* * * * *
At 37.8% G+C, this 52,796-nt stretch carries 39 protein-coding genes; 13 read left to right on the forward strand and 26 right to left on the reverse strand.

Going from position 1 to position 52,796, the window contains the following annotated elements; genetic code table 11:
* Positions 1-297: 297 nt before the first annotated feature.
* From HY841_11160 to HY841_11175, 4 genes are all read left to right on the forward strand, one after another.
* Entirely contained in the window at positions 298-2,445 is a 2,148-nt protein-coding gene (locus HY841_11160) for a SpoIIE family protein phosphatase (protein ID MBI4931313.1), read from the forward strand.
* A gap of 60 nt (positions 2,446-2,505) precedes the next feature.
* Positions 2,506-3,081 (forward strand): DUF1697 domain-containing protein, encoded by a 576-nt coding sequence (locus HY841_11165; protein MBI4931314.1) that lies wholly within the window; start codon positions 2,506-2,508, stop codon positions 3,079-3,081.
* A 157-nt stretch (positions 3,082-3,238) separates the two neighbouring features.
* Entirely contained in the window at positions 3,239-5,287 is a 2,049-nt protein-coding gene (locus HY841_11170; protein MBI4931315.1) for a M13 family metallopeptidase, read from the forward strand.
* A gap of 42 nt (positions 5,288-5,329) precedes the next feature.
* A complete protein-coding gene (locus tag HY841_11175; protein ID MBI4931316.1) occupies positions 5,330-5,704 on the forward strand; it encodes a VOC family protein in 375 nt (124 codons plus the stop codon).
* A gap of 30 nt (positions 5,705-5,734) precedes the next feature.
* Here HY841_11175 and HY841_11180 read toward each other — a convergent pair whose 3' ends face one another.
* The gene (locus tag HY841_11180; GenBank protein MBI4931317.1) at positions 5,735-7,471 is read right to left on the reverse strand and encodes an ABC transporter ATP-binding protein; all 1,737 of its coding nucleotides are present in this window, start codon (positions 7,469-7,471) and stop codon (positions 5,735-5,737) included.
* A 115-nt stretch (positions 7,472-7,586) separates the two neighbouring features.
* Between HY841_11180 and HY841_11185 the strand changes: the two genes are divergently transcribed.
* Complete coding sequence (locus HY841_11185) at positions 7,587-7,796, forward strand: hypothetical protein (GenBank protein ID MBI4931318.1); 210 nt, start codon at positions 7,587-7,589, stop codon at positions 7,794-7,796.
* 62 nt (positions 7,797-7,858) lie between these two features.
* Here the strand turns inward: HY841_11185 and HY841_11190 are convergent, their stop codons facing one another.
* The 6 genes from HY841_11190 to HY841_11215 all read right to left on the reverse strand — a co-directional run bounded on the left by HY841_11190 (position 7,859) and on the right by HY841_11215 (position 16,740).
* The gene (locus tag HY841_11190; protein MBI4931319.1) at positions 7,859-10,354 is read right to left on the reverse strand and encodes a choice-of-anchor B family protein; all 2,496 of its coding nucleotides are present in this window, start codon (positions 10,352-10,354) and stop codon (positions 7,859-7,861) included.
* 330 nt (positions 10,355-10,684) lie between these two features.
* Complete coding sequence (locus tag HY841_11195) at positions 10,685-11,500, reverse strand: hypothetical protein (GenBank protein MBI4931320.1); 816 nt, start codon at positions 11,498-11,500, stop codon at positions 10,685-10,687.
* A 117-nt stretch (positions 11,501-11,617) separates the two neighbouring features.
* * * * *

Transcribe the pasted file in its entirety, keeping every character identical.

At 37.8% G+C, this 52,796-nt stretch carries 39 protein-coding genes; 13 read left to right on the forward strand and 26 right to left on the reverse strand.

Going from position 1 to position 52,796, the window contains the following annotated elements; genetic code table 11:
* Positions 1-297: 297 nt before the first annotated feature.
* From HY841_11160 to HY841_11175, 4 genes are all read left to right on the forward strand, one after another.
* Entirely contained in the window at positions 298-2,445 is a 2,148-nt protein-coding gene (locus HY841_11160) for a SpoIIE family protein phosphatase (protein ID MBI4931313.1), read from the forward strand.
* A gap of 60 nt (positions 2,446-2,505) precedes the next feature.
* Positions 2,506-3,081 (forward strand): DUF1697 domain-containing protein, encoded by a 576-nt coding sequence (locus HY841_11165; protein MBI4931314.1) that lies wholly within the window; start codon positions 2,506-2,508, stop codon positions 3,079-3,081.
* A 157-nt stretch (positions 3,082-3,238) separates the two neighbouring features.
* Entirely contained in the window at positions 3,239-5,287 is a 2,049-nt protein-coding gene (locus HY841_11170; protein MBI4931315.1) for a M13 family metallopeptidase, read from the forward strand.
* A gap of 42 nt (positions 5,288-5,329) precedes the next feature.
* A complete protein-coding gene (locus tag HY841_11175; protein ID MBI4931316.1) occupies positions 5,330-5,704 on the forward strand; it encodes a VOC family protein in 375 nt (124 codons plus the stop codon).
* A gap of 30 nt (positions 5,705-5,734) precedes the next feature.
* Here HY841_11175 and HY841_11180 read toward each other — a convergent pair whose 3' ends face one another.
* The gene (locus tag HY841_11180; GenBank protein MBI4931317.1) at positions 5,735-7,471 is read right to left on the reverse strand and encodes an ABC transporter ATP-binding protein; all 1,737 of its coding nucleotides are present in this window, start codon (positions 7,469-7,471) and stop codon (positions 5,735-5,737) included.
* A 115-nt stretch (positions 7,472-7,586) separates the two neighbouring features.
* Between HY841_11180 and HY841_11185 the strand changes: the two genes are divergently transcribed.
* Complete coding sequence (locus HY841_11185) at positions 7,587-7,796, forward strand: hypothetical protein (GenBank protein ID MBI4931318.1); 210 nt, start codon at positions 7,587-7,589, stop codon at positions 7,794-7,796.
* 62 nt (positions 7,797-7,858) lie between these two features.
* Here the strand turns inward: HY841_11185 and HY841_11190 are convergent, their stop codons facing one another.
* The 6 genes from HY841_11190 to HY841_11215 all read right to left on the reverse strand — a co-directional run bounded on the left by HY841_11190 (position 7,859) and on the right by HY841_11215 (position 16,740).
* The gene (locus tag HY841_11190; protein MBI4931319.1) at positions 7,859-10,354 is read right to left on the reverse strand and encodes a choice-of-anchor B family protein; all 2,496 of its coding nucleotides are present in this window, start codon (positions 10,352-10,354) and stop codon (positions 7,859-7,861) included.
* 330 nt (positions 10,355-10,684) lie between these two features.
* Complete coding sequence (locus tag HY841_11195) at positions 10,685-11,500, reverse strand: hypothetical protein (GenBank protein MBI4931320.1); 816 nt, start codon at positions 11,498-11,500, stop codon at positions 10,685-10,687.
* A 117-nt stretch (positions 11,501-11,617) separates the two neighbouring features.